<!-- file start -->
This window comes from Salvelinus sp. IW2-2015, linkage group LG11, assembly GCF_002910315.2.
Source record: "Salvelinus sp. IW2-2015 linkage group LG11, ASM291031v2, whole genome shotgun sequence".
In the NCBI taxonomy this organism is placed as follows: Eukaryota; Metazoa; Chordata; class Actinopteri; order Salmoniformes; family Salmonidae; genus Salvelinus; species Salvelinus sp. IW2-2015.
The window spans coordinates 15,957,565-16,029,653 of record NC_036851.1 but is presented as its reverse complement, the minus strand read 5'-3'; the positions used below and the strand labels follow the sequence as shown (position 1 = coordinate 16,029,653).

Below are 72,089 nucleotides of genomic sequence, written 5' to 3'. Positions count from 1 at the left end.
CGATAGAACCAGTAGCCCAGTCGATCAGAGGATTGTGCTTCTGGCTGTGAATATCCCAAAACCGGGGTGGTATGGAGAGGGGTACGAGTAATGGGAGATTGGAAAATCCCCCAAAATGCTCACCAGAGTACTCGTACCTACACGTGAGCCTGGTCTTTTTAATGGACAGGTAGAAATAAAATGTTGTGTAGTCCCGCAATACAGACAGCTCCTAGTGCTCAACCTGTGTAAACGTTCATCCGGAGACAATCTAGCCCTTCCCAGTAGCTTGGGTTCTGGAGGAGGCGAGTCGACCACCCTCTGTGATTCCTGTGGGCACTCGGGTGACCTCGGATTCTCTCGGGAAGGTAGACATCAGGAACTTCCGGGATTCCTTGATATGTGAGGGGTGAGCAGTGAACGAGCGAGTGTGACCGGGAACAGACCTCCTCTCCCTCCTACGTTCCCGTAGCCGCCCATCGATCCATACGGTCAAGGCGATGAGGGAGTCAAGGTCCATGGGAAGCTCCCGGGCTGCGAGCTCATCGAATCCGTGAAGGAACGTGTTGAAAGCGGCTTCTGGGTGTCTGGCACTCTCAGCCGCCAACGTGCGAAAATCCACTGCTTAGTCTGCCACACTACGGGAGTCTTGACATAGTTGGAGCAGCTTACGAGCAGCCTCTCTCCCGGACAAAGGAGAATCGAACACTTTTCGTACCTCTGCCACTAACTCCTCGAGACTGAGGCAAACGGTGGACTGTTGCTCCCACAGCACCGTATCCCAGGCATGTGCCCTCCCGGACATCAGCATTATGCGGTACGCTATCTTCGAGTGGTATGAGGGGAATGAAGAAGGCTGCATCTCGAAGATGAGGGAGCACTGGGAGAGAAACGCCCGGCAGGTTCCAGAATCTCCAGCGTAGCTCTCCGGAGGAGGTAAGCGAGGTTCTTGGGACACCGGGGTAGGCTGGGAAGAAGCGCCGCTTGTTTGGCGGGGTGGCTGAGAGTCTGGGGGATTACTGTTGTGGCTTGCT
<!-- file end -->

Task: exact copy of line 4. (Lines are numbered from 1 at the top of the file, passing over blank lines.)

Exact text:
The window spans coordinates 15,957,565-16,029,653 of record NC_036851.1 but is presented as its reverse complement, the minus strand read 5'-3'; the positions used below and the strand labels follow the sequence as shown (position 1 = coordinate 16,029,653).